Given the user logged into Amazon, when the user searches for a book “Mastering Ansible,” then the system should perform search and display results.

While automating this, searching for a book is a multi-step process:

  1. Select “books” from the drop-down.
  2. Provide the search string to the search box.
  3. Perform search.

We could perform these steps right from the test. However, one of the OOP principles recommends that instead of asking the page object for data and then acting on it, we should “tell” the page object what to do. This principle enables us to move the logic (steps one through three above) into the page object and combine data and behavior. This tightly couples data and the logic that operates on the data. This co-location helps developers achieve better understanding and allows for easier maintenance.

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3. Following the Single Responsibility Principle

Now that the page object owns the logic and data, where should we do the assertions? Who is responsible for assertions, exception handling, and reporting?

I would suggest keeping this responsibility with the test and let the page object action always return an object with necessary information, either to assert or handle an exception. I prefer assertion-free page objects. For example, the below page object action returns an error object on the exception and expects the test to handle exceptions, report, etc.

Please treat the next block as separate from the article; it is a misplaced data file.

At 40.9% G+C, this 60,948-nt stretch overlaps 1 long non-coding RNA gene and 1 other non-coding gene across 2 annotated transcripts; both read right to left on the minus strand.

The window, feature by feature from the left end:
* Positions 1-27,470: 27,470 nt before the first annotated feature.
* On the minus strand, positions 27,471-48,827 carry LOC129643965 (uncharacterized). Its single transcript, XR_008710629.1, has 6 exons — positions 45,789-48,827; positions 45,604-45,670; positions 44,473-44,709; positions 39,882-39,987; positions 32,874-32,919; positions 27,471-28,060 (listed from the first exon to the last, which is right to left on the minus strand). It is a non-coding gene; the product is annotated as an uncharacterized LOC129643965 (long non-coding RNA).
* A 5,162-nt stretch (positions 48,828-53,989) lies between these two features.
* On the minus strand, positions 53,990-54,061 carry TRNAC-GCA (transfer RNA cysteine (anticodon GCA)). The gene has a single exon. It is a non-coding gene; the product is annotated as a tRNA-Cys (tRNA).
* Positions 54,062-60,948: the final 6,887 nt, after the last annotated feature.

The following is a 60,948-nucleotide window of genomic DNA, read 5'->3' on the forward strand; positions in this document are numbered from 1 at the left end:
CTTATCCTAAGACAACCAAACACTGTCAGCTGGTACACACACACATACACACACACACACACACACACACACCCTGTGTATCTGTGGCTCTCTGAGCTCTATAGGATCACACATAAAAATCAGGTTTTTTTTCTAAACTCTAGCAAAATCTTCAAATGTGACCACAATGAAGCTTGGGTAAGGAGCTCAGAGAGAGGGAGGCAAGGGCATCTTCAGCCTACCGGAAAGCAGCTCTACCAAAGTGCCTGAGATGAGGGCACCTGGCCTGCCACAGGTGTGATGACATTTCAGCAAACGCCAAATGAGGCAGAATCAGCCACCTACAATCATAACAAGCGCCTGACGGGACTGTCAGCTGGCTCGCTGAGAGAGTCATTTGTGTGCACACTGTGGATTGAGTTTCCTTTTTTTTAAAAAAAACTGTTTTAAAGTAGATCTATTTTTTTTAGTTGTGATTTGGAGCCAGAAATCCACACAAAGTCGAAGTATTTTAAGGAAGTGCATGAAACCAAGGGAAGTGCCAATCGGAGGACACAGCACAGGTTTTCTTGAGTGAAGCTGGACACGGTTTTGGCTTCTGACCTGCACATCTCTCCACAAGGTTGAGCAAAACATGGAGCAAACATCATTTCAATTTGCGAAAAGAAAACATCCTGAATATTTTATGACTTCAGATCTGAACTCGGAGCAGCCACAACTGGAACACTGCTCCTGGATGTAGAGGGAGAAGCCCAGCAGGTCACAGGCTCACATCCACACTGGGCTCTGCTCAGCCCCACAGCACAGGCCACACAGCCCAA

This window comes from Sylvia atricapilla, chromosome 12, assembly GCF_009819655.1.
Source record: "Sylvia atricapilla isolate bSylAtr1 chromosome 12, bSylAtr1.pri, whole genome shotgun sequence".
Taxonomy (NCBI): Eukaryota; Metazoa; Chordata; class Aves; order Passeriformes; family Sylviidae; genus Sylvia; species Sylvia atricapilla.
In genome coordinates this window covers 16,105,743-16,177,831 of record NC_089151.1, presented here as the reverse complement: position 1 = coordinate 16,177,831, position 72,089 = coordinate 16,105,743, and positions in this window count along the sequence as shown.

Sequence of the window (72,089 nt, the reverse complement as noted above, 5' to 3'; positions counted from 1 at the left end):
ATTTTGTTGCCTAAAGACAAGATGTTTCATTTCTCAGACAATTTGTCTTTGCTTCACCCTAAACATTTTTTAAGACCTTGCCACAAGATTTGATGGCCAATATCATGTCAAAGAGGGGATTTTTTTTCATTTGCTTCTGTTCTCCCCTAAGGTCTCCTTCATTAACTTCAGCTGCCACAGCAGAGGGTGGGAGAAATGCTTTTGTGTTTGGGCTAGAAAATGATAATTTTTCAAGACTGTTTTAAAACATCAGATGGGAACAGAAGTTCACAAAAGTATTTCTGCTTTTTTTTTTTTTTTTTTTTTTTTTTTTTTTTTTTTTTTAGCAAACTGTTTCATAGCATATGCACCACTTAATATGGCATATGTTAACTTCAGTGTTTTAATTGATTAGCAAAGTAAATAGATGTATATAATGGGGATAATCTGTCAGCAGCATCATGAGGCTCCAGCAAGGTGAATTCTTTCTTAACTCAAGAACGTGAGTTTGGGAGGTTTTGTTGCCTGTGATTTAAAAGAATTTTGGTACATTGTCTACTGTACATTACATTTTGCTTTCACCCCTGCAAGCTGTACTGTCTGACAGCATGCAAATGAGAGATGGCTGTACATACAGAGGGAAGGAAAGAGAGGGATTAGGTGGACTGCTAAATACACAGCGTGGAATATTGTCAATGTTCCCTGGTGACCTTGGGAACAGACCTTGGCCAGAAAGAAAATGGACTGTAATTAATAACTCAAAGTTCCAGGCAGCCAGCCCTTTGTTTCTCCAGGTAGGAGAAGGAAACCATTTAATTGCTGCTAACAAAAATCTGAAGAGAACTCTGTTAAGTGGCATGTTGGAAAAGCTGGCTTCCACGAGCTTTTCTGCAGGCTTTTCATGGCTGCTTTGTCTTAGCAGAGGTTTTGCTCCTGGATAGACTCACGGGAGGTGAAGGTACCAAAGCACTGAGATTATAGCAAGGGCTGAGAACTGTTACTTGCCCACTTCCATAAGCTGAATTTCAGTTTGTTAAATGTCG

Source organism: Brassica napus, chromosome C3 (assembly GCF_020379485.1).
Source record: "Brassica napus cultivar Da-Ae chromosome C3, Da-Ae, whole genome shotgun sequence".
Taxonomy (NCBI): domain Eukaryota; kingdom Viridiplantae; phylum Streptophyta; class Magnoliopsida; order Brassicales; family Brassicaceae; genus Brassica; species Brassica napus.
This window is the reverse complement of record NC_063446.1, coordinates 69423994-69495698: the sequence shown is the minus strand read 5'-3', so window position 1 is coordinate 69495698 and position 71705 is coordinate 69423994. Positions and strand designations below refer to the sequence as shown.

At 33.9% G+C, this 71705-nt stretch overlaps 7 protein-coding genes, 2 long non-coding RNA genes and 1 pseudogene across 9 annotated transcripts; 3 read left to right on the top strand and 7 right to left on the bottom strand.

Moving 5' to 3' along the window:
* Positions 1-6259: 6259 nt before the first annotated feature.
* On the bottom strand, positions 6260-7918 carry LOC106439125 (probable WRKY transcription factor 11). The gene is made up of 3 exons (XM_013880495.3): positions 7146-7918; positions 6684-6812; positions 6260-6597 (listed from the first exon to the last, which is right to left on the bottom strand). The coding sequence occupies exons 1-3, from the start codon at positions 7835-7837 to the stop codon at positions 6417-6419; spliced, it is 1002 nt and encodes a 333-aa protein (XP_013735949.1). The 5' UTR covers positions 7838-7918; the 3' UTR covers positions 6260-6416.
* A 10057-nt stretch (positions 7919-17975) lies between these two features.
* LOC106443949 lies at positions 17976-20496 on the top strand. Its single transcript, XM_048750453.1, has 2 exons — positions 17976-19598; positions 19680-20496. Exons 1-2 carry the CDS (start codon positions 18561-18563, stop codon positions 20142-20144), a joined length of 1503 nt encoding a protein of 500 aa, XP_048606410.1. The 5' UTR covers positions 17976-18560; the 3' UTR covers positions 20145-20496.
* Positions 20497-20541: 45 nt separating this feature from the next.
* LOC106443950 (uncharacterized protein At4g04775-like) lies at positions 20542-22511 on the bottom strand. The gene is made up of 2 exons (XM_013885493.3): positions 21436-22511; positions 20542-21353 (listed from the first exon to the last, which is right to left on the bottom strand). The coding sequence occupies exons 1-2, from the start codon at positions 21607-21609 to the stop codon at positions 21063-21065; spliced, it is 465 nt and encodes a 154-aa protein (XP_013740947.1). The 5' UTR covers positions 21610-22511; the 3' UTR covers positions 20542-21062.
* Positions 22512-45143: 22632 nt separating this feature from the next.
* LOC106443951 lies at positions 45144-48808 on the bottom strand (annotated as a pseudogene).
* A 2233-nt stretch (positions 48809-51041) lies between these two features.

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4. Dealing With Asynchronous Behavior

One of the common challenges is figuring out how to deal with the asynchronous behavior of an application. Webdriver offers implicit and explicit waits where you can wait for “x” seconds before proceeding; however, this is unreliable because we are waiting for that magic number of “x” seconds. While there are ways to handle this in the framework, I would suggest thinking about it from the end-user experience perspective. Remember that E-E GUI tests’ intention is to verify the app from the business/end-user standpoint. So, how long are we asking our end-user to wait between actions? If an expected element is not visible, clickable, or whatever the case may be after a certain point, bubble an exception back to the test and let the test fail consistently.

5. Lint, Build, Publish and Share The Logic

Since a page object represents composite actions, they can be very handy and reusable for many behaviors.

  • Depending on the stack, lint the page object code, since it likely contains logic and data handling, etc. Good coding practices are critical.
  • Run Sonar analysis and set quality gates on this codebase. I would even suggest writing custom rules to prevent some traditional mistakes such as Thread.sleep(), path selectors, etc.
  • Set up CI build; fail the build on code quality SLA violation.
  • Package and publish reusable page object APIs and encourage wider reusability.

Overall, treat test code the same way you treat production code. Write test code like you’re developing an app, not letting your developers run your tests.

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agile ,coding practices ,gui testing ,software testing